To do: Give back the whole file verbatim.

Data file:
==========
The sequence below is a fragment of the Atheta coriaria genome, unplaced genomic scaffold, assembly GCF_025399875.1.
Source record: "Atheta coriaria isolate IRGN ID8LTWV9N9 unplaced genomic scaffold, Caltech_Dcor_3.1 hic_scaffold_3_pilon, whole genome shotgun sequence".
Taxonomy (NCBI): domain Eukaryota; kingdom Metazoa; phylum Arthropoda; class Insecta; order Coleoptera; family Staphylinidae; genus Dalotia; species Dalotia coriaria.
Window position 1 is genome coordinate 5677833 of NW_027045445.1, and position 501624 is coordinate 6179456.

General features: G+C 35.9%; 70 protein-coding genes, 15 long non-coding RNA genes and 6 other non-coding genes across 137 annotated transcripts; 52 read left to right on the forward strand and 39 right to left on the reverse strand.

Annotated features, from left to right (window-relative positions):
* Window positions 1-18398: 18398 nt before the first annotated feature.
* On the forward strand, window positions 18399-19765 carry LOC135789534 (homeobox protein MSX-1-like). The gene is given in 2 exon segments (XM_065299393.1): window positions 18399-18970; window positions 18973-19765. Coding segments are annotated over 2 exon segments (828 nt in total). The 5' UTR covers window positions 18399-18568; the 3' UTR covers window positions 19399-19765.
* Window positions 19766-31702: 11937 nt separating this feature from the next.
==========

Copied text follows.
The sequence below is a fragment of the Atheta coriaria genome, unplaced genomic scaffold, assembly GCF_025399875.1.
Source record: "Atheta coriaria isolate IRGN ID8LTWV9N9 unplaced genomic scaffold, Caltech_Dcor_3.1 hic_scaffold_3_pilon, whole genome shotgun sequence".
Taxonomy (NCBI): domain Eukaryota; kingdom Metazoa; phylum Arthropoda; class Insecta; order Coleoptera; family Staphylinidae; genus Dalotia; species Dalotia coriaria.
Window position 1 is genome coordinate 5677833 of NW_027045445.1, and position 501624 is coordinate 6179456.

General features: G+C 35.9%; 70 protein-coding genes, 15 long non-coding RNA genes and 6 other non-coding genes across 137 annotated transcripts; 52 read left to right on the forward strand and 39 right to left on the reverse strand.

Annotated features, from left to right (window-relative positions):
* Window positions 1-18398: 18398 nt before the first annotated feature.
* On the forward strand, window positions 18399-19765 carry LOC135789534 (homeobox protein MSX-1-like). The gene is given in 2 exon segments (XM_065299393.1): window positions 18399-18970; window positions 18973-19765. Coding segments are annotated over 2 exon segments (828 nt in total). The 5' UTR covers window positions 18399-18568; the 3' UTR covers window positions 19399-19765.
* Window positions 19766-31702: 11937 nt separating this feature from the next.